Petersson-Wolfe CS, Leslie KE, Swartz TH. An update on the effect of clinical mastitis on the welfare of dairy cows and potential therapies. Vet Clin North Am Food Anim Pract. 2018;34(3):525–35.

    PubMed  Article  PubMed Central  Google Scholar 

  26. 26.

    Abo-Ismail MK, Brito LF, Miller SP, Sargolzaei M, Grossi DA, Moore SS, Plastow G, Stothard P, Nayeri S, Schenkel FS. Genome-wide association studies and genomic prediction of breeding values for calving performance and body conformation traits in Holstein cattle. Genetics Selection Evolution. 2017;49(1):82.

    Article  CAS  Google Scholar 

  27. 27.

    Muller MP, Rothammer S, Seichter D, Russ I, Hinrichs D, Tetens J, Thaller G, Medugorac I. Genome-wide mapping of 10 calving and fertility traits in Holstein dairy cattle with special regard to chromosome 18. J Dairy Sci. 2017;100(3):1987–2006.

    PubMed  Article  CAS  PubMed Central  Google Scholar 

  28. 28.

    Wu X, Guldbrandtsen B, Nielsen US, Lund MS, Sahana G. Association analysis for young stock survival index with imputed whole-genome sequence variants in Nordic Holstein cattle. J Dairy Sci. 2017;100(8):6356–70.

    CAS  PubMed  Article  PubMed Central  Google Scholar 

  29. 29.

    Mao X, Kadri NK, Thomasen JR, De Koning DJ, Sahana G, Guldbrandtsen B: Fine mapping of a calving QTL on Bos taurus autosome 18 in Holstein cattle. J Anim Breed Genet 2016, 133(3):207–218.

    PubMed  Article  CAS  PubMed Central  Google Scholar 

  30. 30.

    Kühn C, Reinhardt F, Schwerin M. Marker assisted selection of heifers improved milk somatic cell count compared to selection on conventional pedigree breeding values. Arch Anim Breed. 2008;51(1):23–32.

    Article  Google Scholar 

  31. 31.

    Brand B, Hartmann A, Repsilber D, Griesbeck-Zilch B, Wellnitz O, Kuhn C, Ponsuksili S, Meyer HH, Schwerin M. Comparative expression profiling of E. coli and S. aureus inoculated primary mammary gland cells sampled from cows with different genetic predispositions for somatic cell score. Genetics Selection Evolution. 2011;43:24.

    Article  Google Scholar 

  32. 32.

    Griesbeck-Zilch B, Osman M, Kuhn C, Schwerin M, Bruckmaier RH, Pfaffl MW, Hammerle-Fickinger A, Meyer HH, Wellnitz O. Analysis of key molecules of the innate immune system in mammary epithelial cells isolated from marker-assisted and conventionally selected cattle. J Dairy Sci. 2009;92(9):4621–33.

    CAS  PubMed  Article  PubMed Central  Google Scholar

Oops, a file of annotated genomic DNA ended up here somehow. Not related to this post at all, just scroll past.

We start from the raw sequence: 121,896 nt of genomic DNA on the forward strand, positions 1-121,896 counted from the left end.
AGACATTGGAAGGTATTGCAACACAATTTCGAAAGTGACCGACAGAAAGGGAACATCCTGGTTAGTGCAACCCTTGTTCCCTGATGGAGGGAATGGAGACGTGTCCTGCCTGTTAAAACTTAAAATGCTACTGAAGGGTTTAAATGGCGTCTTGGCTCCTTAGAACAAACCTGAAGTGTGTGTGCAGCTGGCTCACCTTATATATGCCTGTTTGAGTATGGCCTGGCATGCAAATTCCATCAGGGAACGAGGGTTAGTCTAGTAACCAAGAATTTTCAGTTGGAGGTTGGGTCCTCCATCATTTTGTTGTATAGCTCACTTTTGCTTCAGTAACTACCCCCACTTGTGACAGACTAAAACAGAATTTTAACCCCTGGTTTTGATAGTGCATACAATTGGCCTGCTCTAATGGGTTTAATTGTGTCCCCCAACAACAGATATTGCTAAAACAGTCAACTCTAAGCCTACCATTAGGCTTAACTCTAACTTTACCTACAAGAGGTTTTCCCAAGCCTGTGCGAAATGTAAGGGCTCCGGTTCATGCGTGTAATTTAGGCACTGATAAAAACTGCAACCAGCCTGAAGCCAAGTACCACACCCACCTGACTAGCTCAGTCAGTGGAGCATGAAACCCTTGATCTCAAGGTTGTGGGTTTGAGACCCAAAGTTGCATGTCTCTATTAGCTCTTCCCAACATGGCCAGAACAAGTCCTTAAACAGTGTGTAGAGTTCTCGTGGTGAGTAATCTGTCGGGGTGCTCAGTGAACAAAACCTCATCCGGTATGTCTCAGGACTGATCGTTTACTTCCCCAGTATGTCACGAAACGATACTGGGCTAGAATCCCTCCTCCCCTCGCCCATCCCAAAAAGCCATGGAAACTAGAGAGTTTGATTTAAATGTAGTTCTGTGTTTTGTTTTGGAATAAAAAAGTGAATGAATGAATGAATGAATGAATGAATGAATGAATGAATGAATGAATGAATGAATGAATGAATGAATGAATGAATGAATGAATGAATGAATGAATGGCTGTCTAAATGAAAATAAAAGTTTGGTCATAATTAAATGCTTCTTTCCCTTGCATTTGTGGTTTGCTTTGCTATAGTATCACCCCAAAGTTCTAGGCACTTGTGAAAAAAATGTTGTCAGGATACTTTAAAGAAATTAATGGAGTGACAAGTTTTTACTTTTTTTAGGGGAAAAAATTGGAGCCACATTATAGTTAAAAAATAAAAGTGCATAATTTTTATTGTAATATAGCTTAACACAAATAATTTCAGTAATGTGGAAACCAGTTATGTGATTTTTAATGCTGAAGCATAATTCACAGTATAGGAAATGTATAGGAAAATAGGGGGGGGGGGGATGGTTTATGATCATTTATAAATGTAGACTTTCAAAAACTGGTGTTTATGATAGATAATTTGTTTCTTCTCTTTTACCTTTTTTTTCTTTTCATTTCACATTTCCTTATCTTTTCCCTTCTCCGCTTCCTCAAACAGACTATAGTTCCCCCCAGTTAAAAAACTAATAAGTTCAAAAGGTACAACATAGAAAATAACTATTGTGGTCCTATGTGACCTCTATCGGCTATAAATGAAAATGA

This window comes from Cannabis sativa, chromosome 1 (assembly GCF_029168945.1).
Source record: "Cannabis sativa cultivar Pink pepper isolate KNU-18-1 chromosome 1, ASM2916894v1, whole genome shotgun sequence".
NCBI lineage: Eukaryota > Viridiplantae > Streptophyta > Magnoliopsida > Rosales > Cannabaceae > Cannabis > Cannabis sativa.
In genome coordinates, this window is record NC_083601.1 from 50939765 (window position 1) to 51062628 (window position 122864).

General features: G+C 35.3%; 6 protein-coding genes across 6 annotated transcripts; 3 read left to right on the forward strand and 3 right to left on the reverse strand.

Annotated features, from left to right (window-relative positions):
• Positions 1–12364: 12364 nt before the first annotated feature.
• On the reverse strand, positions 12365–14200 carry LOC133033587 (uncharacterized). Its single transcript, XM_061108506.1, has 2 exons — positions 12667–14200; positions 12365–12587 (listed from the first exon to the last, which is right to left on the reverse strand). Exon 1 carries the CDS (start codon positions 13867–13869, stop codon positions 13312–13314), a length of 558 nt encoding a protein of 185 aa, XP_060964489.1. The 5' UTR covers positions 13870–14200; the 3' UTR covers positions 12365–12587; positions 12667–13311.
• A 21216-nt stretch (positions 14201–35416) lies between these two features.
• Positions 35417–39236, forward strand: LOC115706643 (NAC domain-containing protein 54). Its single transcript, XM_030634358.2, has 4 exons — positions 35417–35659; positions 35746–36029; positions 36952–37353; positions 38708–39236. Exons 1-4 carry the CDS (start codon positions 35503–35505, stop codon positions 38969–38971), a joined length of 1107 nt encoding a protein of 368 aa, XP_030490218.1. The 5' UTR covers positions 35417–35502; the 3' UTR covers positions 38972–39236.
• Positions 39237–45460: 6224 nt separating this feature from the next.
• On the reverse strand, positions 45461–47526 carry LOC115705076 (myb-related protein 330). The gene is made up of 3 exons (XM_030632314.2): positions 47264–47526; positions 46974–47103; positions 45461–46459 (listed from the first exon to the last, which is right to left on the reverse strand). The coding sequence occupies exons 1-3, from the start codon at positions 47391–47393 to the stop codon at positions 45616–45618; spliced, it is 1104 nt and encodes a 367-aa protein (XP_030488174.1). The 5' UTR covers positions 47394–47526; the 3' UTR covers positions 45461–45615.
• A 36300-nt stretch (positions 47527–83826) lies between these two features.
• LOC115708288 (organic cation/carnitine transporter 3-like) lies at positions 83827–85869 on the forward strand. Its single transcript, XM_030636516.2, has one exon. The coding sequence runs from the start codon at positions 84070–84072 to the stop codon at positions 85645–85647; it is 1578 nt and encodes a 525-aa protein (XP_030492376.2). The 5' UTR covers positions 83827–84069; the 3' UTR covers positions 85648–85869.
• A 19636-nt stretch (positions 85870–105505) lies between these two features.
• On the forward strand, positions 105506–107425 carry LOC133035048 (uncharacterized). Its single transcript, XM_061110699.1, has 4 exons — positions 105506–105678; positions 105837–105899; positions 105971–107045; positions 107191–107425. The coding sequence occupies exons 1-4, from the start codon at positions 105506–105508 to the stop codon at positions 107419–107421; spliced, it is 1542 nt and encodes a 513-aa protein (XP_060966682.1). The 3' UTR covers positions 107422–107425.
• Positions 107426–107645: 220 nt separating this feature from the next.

33. 33.

    Tsairidou S, Anacleto O, Woolliams JA, Doeschl-Wilson A. Enhancing genetic disease control by selecting for lower host infectivity and susceptibility. Heredity. 2019;122(6):742–58.

    CAS  PubMed  PubMed Central  Article  Google Scholar 

  34. 34.

    Petzl W, Zerbe H, Gunther J, Seyfert HM, Hussen J, Schuberth HJ. Pathogen-specific responses in the bovine udder. Models and immunoprophylactic concepts. Res Vet Sci. 2018;116:55–61.

    CAS  PubMed  Article  PubMed Central  Google Scholar 

  35. 35.

    Schukken YH, Gunther J, Fitzpatrick J, Fontaine MC, Goetze L, Holst O, Leigh J, Petzl W, Schuberth HJ, Sipka A, et al. Host-response patterns of intramammary infections in dairy cows. Vet Immunol Immunopathol. 2011;144(3–4):270–89.

    PubMed  Article  PubMed Central  Google Scholar 

  36. 36.

    Petzl W, Gunther J, Pfister T, Sauter-Louis C, Goetze L, von Aulock S, Hafner-Marx A, Schuberth HJ, Seyfert HM, Zerbe H. Lipopolysaccharide pretreatment of the udder protects against experimental Escherichia coli mastitis. Innate Immun. 2012;18(3):467–77.

    CAS  PubMed  Article  PubMed Central  Google Scholar 

  37. 37.

    Meyerholz MM, Rohmeier L, Eickhoff T, Hulsebusch A, Jander S, Linden M, Macias L, Koy M, Heimes A, Gorriz-Martin L, et al. Genetic selection for bovine chromosome 18 haplotypes associated with divergent somatic cell score affects postpartum reproductive and metabolic performance. J Dairy Sci. 2019;102(11):9983–94.

    CAS  PubMed  Article  PubMed Central  Google Scholar 

  38. 38.

    Heimes A, Brodhagen J, Weikard R, Hammon HM, Meyerholz MM, Petzl W, Zerbe H, Engelmann S, Schmicke M, Hoedemaker M, et al. Characterization of functional traits with focus on udder health in heifers with divergent paternally inherited haplotypes on BTA18. BMC Vet Res. 2019;15(1):241.

    CAS  PubMed  PubMed Central  Article  Google Scholar 

  39. 39.

    Meyerholz M, Heimes A, Brodhagen J, Rohmeier L, Eickhoff T, Jander S, Huelsebusch A, Weikard R, Günther J, Seyfert H-M et al: ChronMast - a model to study functional genetic variation of mastitis susceptibility. In: Proceedings of the World Congress on Genetics Applied to Livestock Production. vol. Biology - Disease Resistance 1; 2018: 529.

  40. 40.

    Petzl W, Zerbe H, Günther J, Yang W, Seyfert H-M, Nürnberg G, Schuberth H-J. Escherichia coli, but notStaphylococcus aureustriggers an early increased expression of factors contributing to the innate immune defense in the udder of the cow. Vet Res. 2008;39(2):18.